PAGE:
You should have a particular goal in mind when you start tinkering with the rules. When I implemented my variant initiative rules I just wanted to simplify my workload as GM and speed up combat for everyone. When one of my players expressed an extreme dislike of the swarm rules we experimented with some options to patch that specific problem. Ask yourself questions to identify the problem and then brainstorm possible solutions. Note any concerns you might have about the rule try to find solutions for those concerns as well. Keep notes on your process you may want to refer to them again later.
This is a cousin philosophy to Keep it Simple. This most often crops up when adapting from one game system to another. While reading various conversion threads I often see people converting Game System A to Game System B. Something many of these conversions try to do is carry over the exact experience of playing Game System A instead of focusing on how to adapt concepts to fit within the parameters that make Game System B worth playing. I’ll admit I’ve even been suckered by my own cleverness on this one. When 3e and d20 modern first launched I attempted to convert Shadowrun to d20. Instead of focusing on small manageable changes I began by making a priority based character creation system. The new mechanics despite feeling very much like the original Shadowrun rules didn’t work. The priority-based character creation really mucked about with how the PC balanced against one another and against the threats they would have to face. Ultimately, I gave up the project without ever running more than a single session with those rules. I had a similar discussion online with a Pathfinder player who was adapting Pathfinder to Genesys. Now, Genesys is a very narrative game with freeform magic rules that would do a reasonable job of replicating Golarion but the GM in question wanted to convert Pathfinder and was porting over rewrites for all the races, every spell, and a wide array of feats. Needless to say, the project fizzled despite some excellent work by the designer because of the project’s massive scope and the problem that this kind of straight Pathfinder conversion doesn’t play to the strengths of Genesys.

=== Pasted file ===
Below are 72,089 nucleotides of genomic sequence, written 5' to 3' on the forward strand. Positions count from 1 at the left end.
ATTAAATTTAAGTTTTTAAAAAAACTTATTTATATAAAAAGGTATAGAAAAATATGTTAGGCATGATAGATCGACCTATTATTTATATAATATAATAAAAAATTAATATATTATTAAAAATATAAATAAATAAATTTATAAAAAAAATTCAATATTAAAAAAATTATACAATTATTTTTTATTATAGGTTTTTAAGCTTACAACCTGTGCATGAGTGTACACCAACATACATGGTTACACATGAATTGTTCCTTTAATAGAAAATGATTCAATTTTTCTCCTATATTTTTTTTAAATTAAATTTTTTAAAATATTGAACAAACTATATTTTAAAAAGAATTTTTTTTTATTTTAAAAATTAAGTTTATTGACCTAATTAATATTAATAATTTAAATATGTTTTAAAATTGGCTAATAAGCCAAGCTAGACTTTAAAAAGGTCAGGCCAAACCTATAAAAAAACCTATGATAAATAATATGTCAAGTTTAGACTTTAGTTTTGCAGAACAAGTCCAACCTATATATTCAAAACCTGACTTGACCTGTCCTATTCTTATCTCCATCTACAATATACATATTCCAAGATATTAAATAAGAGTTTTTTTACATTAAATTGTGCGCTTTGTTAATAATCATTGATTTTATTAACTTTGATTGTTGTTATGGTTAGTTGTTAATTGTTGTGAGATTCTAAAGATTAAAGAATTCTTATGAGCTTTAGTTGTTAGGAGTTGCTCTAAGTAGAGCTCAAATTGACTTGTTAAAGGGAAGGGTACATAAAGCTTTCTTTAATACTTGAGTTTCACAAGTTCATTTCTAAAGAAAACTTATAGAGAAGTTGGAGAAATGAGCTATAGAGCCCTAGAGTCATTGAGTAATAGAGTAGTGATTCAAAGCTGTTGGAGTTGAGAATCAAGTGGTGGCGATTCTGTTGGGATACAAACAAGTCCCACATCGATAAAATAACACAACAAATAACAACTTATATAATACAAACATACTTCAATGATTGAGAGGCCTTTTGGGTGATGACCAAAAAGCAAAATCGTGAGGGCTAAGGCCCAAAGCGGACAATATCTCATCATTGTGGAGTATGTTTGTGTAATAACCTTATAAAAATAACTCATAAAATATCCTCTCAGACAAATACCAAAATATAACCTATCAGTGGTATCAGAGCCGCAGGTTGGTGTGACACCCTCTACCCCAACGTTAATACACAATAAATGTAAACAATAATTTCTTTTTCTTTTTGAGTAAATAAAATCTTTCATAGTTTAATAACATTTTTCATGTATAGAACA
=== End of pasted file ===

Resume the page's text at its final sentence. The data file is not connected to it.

I hinted to this above but one way to convert one game system to another is to look any fiction that might exist for Game System A (or imagine what fiction set in that world might look like) and adapt the fiction rather than the mechanics. That isn’t to say you can’t borrow mechanics (that’s another hallmark of this blog, I borrow mechanics all the time) just keep your destination ruleset in mind when adapting those mechanics over.
Don’t Reinvent the Wheel (Unless You Must)
If you had a good time with Strange Aeons decide you want to play more Call of Cthulhu with the Pathfinder rules don’t bother creating a new Sanity sub-system unless you don’t feel the current rules service your or your table’s needs. This goes for other rules too not just adaptation. I’ve found that (at least at my table) until someone gets a metamagic rod very little metamagic gets used. Now, I could design a new rule to fix this or spend a little time looking to see if anyone else has already dealt with this problem. I happen to know that Monte Cook has optional write-ups for metamagic feats in The Collected Book of Experimental Might. In that book rather than increasing the requisite spell slot, the feats can each only be used x number of times a day.
How do you approach game and rules design? Leave a comment and let us know.